Marquette Warrior: November 2008

Tuesday, November 25, 2008

Cystic Fibrosis Not “Inclusive” Enough: Booted From University Fund Drive

From the National Post in Canada:
OTTAWA -- The Carleton University Students’ Association has voted to drop a cystic fibrosis charity as the beneficiary of its annual Shinearama fundraiser, supporting a motion that argued the disease is not “inclusive” enough.

Cystic fibrosis “has been recently revealed to only affect white people, and primarily men” said the motion read Monday night to student councillors, who voted almost unanimously in favour of it.

Every year near the beginning of fall classes, during university orientation for new arrivals, students fan out across the city and seek donations from passersby. According to the motion, “all orientees and volunteers should feel like their fundraising efforts will serve their (sic) diverse communities.”

Nick Bergamini, a third-year journalism student on the student council, said he was the only elected councillor present to vote against the motion. The decision is an example of campus political correctness gone too far, he said.

“They’re not doctors. They’re playing politics with this,” said Mr. Bergamini. “I think they see this, in their own twisted way, as a win for diversity. I see it as a loss for people with cystic fibrosis.”
The article goes on to quote Cathleen Morrison, head of the Canadian Cystic Fibrosis Foundation.
The rationale for dropping cystic fibrosis as the beneficiary is not correct, she said. CF is diagnosed just as often among girls as boys, although the health of girls deteriorates more rapidly, she said. It is commonly considered an illness that affects Caucasians, but that includes people from the Middle East, South America, North Africa and the Indian subcontinent.

“‘Caucasian’ as we understand it isn’t just white people,” said Ms. Morrison. “It includes people with a whole rainbow of skins.”

Meanwhile, public reaction to the student association decision has been swift, from those who denounced the decision as political correctness to those who facetiously mused about what would qualify as an “inclusive” disease. Others wondered if the student association decision would affect alumni donations to the university.

“The reasoning behind this is totally ridiculous. Eventually cystic fibrosis is a fatal disease. I wouldn’t wish it on anyone,” said Marie Lunney, a Carleton graduate who has worked as a foundation volunteer. “If I had a choice between donating to CF or Carleton, I’d donate to CF.”
Of course, diseases that affect entirely women (breast cancer, uterine cancer) or blacks (sickle cell anemia) would not get treated this way. As usual, the point isn’t “inclusion,” it’s siding with the “oppressed” against the “oppressor.”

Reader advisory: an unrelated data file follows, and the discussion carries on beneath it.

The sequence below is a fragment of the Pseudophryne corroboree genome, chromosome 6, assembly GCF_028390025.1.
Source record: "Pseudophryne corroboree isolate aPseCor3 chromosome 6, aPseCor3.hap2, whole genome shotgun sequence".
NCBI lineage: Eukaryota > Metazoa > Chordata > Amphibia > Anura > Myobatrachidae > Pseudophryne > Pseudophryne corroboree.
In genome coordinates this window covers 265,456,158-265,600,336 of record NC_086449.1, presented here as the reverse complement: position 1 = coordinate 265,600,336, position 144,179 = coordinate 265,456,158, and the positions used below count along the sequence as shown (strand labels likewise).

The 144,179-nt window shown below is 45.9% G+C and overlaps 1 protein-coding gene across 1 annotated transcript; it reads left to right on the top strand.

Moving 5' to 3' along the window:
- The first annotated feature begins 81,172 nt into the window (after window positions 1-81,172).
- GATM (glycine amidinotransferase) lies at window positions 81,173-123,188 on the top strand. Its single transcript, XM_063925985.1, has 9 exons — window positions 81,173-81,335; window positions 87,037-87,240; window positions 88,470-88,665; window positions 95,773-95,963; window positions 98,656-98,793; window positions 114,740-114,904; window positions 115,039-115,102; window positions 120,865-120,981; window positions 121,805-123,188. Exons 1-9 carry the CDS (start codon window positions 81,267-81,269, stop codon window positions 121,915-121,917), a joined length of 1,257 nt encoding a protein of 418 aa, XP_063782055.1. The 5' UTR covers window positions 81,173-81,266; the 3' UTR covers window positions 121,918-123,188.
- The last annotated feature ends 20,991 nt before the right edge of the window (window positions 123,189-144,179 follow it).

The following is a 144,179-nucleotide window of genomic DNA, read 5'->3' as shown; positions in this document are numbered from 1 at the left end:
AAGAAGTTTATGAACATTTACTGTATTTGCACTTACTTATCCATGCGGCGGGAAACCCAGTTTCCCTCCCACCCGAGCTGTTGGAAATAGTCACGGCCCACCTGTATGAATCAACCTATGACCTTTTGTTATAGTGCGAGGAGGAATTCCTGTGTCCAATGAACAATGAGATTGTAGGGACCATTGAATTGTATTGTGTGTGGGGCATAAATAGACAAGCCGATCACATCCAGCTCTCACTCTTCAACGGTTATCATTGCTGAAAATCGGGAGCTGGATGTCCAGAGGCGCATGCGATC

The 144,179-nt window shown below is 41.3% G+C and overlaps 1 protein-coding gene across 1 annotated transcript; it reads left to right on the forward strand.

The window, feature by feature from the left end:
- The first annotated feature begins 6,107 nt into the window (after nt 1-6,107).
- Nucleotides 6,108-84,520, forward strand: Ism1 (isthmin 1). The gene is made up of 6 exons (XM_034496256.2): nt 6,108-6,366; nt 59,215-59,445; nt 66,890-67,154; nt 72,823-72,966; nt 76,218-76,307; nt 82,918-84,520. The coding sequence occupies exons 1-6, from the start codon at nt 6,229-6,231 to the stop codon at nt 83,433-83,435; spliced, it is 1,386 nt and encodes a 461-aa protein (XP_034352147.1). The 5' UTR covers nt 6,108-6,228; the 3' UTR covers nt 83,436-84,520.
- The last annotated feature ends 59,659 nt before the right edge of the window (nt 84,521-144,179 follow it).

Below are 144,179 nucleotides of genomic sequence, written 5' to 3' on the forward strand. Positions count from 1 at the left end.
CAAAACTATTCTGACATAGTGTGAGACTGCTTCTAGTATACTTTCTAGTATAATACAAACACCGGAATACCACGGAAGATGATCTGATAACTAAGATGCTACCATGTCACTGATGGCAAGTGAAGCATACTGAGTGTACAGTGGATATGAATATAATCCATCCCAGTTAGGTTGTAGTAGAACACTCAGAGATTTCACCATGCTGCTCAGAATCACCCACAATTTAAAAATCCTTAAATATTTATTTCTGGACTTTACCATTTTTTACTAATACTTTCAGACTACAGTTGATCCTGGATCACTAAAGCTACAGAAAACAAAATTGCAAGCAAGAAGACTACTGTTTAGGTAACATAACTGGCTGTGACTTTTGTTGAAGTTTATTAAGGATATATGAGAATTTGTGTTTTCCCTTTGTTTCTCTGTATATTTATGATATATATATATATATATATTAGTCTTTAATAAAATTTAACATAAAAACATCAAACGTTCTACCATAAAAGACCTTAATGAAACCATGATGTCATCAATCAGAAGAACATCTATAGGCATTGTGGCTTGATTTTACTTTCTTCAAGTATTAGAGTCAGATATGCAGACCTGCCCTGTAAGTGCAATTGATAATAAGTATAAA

And the irony here: we can’t imagine the vast majority of blacks or Asians thinking that cystic fibrosis is somehow an unworthy cause. Only people who have been corrupted by being on a college campus think that way.


Student government at Carleton seems to be on track to reverse the decision.

Interestingly, Carleton students appear to overwhelmingly oppose the action.
Following the controversial Carleton University Students’ Association (CUSA) council vote to drop Shinerama from frosh events, Carleton students have rallied together to oppose the decision.

A Facebook group called “Students do Support Shinerama CUSA! Because Diseases Don’t Discriminate!” has reached nearly 2,000 members overnight. The group was started by Nick Bergamini, the lone elected council member who voted down the motion.
The question is: have the yahoos in student government learned anything, or do they remain set to do something similar the next time the opportunity arises?

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So It May Be Moot

Monday, November 24, 2008

Faith is Better Than Atheism

From Jeff Jacoby of the Boston Globe, the story of Rabbi David Wolpe, a former atheist who turned to faith, and wrote a book called Why Faith Matters.
It is interesting to experience, in the same week, both Wolpe’s book and Religulous, Bill Maher’s cinematic assault on organized religion. Maher, a caustic comedian and TV host, also turned his back on religion in his teens. “I hated church; it scared me,” he says near the start of Religulous. He also says, somewhat inconsistently, that he found religion “boring” and that it “wasn’t relevant” to his life.

Like Wolpe’s book, Maher’s movie raises questions about faith; unlike Wolpe, Maher isn’t interested in answers. Religulous is a profane, condescending, and often funny rant against religion -- Christianity especially, but also Judaism, Mormonism, and Islam. Maher’s mocking documentary promotes the idea that only oddballs, cranks, and nincompoops can take religion seriously. That’s a fairly easy case to make if you focus, as Maher’s interviews mostly do, on oddballs, cranks, and nincompoops: the Puerto Rican cult leader who claims to be the Antichrist, the pothead in Amsterdam with his marijuana “ministry,” the misfit rabbi who embraces Mahmoud Ahmadinejad, the young-earth creationist who teaches that human beings and dinosaurs co-existed.

It’s also easy to portray faith as a goofy fairy tale if you spend your time deriding tales of ancient miracles -- a burning bush! A virgin birth! A prophet swallowed by a fish! -- but never pause to acknowledge the far-fetched improbabilities inherent in atheism.